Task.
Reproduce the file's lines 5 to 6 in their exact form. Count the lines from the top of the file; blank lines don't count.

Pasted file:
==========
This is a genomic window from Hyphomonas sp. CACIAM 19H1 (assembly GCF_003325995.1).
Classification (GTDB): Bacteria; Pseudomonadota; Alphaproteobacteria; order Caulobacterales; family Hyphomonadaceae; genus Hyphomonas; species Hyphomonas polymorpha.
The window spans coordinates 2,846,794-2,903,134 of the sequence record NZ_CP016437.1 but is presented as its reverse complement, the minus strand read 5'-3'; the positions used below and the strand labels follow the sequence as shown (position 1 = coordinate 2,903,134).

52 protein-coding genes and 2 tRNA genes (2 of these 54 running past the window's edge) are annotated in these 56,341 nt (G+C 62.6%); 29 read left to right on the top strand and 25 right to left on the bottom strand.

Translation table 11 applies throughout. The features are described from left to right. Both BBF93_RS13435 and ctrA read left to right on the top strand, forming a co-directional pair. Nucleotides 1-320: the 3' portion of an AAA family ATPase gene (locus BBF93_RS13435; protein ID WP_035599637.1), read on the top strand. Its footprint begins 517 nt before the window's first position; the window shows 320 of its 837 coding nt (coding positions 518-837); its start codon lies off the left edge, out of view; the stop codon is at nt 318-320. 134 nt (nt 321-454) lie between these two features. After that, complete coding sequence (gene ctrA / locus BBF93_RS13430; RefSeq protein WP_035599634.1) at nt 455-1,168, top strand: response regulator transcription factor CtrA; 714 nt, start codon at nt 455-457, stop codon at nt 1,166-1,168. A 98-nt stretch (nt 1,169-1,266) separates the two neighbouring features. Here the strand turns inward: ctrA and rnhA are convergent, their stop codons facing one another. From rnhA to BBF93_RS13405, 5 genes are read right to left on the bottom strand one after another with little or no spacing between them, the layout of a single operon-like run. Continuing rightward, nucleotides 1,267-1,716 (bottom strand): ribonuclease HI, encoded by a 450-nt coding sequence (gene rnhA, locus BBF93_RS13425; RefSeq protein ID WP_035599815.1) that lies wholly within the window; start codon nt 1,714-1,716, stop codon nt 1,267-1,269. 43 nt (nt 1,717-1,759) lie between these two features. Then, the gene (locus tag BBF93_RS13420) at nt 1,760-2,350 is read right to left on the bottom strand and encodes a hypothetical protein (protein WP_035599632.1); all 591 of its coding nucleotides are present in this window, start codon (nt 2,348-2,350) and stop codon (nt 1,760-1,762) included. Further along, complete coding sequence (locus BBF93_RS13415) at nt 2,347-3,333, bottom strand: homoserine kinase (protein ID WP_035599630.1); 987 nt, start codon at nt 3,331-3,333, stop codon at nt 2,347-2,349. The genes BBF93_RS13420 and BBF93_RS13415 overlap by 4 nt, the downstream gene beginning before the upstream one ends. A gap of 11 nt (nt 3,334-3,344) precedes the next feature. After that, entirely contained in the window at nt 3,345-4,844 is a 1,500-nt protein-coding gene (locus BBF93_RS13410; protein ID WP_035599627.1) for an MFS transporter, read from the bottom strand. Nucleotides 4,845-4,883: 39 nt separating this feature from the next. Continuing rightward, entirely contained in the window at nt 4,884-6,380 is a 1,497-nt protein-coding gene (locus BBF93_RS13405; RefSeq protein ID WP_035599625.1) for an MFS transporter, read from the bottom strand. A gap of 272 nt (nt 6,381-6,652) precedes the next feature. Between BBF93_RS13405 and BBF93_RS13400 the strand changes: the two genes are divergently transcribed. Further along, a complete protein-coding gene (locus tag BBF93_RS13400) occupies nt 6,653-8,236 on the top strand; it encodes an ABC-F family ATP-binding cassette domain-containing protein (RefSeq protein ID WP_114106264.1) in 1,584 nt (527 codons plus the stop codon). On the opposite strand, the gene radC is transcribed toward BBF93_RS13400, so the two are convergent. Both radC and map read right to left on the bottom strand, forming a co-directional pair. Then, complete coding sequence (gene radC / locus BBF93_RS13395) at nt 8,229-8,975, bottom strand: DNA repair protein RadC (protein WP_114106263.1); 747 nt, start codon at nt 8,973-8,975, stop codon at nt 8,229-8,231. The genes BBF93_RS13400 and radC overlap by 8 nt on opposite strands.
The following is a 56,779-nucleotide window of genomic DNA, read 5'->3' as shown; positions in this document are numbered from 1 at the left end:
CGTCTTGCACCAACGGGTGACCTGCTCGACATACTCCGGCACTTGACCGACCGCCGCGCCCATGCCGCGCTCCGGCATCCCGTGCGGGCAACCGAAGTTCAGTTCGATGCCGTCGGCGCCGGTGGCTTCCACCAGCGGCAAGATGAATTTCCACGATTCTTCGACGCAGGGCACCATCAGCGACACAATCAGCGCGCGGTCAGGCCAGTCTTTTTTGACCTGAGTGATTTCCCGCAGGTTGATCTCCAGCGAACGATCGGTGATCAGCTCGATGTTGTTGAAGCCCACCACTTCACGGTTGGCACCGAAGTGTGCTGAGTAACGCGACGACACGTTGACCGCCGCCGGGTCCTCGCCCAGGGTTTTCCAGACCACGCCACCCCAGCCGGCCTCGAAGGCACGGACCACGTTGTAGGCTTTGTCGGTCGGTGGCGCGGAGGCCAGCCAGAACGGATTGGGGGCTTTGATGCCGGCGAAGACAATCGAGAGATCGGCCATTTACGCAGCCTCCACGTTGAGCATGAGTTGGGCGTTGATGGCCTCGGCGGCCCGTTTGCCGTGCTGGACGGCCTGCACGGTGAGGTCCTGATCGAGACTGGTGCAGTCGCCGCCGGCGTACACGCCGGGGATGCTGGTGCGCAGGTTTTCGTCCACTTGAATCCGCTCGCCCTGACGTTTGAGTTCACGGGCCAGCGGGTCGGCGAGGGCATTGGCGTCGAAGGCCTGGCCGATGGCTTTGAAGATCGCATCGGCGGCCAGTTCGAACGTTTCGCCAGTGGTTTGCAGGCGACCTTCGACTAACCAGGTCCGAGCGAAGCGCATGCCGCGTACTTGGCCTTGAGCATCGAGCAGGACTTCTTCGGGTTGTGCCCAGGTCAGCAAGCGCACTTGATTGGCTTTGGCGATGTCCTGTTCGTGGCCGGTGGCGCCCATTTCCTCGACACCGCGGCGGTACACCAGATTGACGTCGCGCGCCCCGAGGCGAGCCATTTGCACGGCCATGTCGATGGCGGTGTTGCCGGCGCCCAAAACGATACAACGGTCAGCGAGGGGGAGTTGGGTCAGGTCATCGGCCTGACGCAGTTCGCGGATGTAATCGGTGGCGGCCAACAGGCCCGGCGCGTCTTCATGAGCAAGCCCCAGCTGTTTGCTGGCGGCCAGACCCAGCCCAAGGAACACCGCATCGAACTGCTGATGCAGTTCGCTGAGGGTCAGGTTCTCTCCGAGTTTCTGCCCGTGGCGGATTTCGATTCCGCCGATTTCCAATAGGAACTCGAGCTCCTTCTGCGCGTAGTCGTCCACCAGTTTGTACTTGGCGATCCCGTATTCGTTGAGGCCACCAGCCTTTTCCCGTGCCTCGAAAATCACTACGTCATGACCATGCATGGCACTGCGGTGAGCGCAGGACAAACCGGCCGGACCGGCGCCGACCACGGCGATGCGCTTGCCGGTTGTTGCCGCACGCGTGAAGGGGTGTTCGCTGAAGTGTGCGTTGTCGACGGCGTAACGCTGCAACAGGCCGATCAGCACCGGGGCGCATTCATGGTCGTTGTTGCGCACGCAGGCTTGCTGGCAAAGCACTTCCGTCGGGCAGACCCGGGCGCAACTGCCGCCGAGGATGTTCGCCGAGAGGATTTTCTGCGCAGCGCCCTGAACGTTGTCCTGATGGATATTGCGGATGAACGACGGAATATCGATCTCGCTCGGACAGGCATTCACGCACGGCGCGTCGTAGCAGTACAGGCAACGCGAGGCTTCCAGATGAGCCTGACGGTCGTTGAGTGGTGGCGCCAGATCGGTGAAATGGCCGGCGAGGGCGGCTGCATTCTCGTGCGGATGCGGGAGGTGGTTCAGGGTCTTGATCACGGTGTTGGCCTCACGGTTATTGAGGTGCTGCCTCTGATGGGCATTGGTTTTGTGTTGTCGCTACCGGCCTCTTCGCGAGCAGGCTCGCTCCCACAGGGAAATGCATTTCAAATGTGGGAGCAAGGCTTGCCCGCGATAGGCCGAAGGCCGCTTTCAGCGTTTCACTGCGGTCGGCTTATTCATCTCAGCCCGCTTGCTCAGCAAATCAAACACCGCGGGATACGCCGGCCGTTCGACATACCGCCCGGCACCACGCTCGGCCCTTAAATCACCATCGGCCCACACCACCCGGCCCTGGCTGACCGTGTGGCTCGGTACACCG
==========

Translation table 11 applies throughout. The features are described from left to right. Both BBF93_RS13435 and ctrA read left to right on the top strand, forming a co-directional pair. Nucleotides 1-320: the 3' portion of an AAA family ATPase gene (locus BBF93_RS13435; protein ID WP_035599637.1), read on the top strand. Its footprint begins 517 nt before the window's first position; the window shows 320 of its 837 coding nt (coding positions 518-837); its start codon lies off the left edge, out of view; the stop codon is at nt 318-320. 134 nt (nt 321-454) lie between these two features. After that, complete coding sequence (gene ctrA / locus BBF93_RS13430; RefSeq protein WP_035599634.1) at nt 455-1,168, top strand: response regulator transcription factor CtrA; 714 nt, start codon at nt 455-457, stop codon at nt 1,166-1,168. A 98-nt stretch (nt 1,169-1,266) separates the two neighbouring features. Here the strand turns inward: ctrA and rnhA are convergent, their stop codons facing one another. From rnhA to BBF93_RS13405, 5 genes are read right to left on the bottom strand one after another with little or no spacing between them, the layout of a single operon-like run. Continuing rightward, nucleotides 1,267-1,716 (bottom strand): ribonuclease HI, encoded by a 450-nt coding sequence (gene rnhA, locus BBF93_RS13425; RefSeq protein ID WP_035599815.1) that lies wholly within the window; start codon nt 1,714-1,716, stop codon nt 1,267-1,269. 43 nt (nt 1,717-1,759) lie between these two features. Then, the gene (locus tag BBF93_RS13420) at nt 1,760-2,350 is read right to left on the bottom strand and encodes a hypothetical protein (protein WP_035599632.1); all 591 of its coding nucleotides are present in this window, start codon (nt 2,348-2,350) and stop codon (nt 1,760-1,762) included. Further along, complete coding sequence (locus BBF93_RS13415) at nt 2,347-3,333, bottom strand: homoserine kinase (protein ID WP_035599630.1); 987 nt, start codon at nt 3,331-3,333, stop codon at nt 2,347-2,349. The genes BBF93_RS13420 and BBF93_RS13415 overlap by 4 nt, the downstream gene beginning before the upstream one ends. A gap of 11 nt (nt 3,334-3,344) precedes the next feature. After that, entirely contained in the window at nt 3,345-4,844 is a 1,500-nt protein-coding gene (locus BBF93_RS13410; protein ID WP_035599627.1) for an MFS transporter, read from the bottom strand. Nucleotides 4,845-4,883: 39 nt separating this feature from the next. Continuing rightward, entirely contained in the window at nt 4,884-6,380 is a 1,497-nt protein-coding gene (locus BBF93_RS13405; RefSeq protein ID WP_035599625.1) for an MFS transporter, read from the bottom strand. A gap of 272 nt (nt 6,381-6,652) precedes the next feature. Between BBF93_RS13405 and BBF93_RS13400 the strand changes: the two genes are divergently transcribed. Further along, a complete protein-coding gene (locus tag BBF93_RS13400) occupies nt 6,653-8,236 on the top strand; it encodes an ABC-F family ATP-binding cassette domain-containing protein (RefSeq protein ID WP_114106264.1) in 1,584 nt (527 codons plus the stop codon). On the opposite strand, the gene radC is transcribed toward BBF93_RS13400, so the two are convergent. Both radC and map read right to left on the bottom strand, forming a co-directional pair. Then, complete coding sequence (gene radC / locus BBF93_RS13395) at nt 8,229-8,975, bottom strand: DNA repair protein RadC (protein WP_114106263.1); 747 nt, start codon at nt 8,973-8,975, stop codon at nt 8,229-8,231. The genes BBF93_RS13400 and radC overlap by 8 nt on opposite strands.
The following is a 56,779-nucleotide window of genomic DNA, read 5'->3' as shown; positions in this document are numbered from 1 at the left end: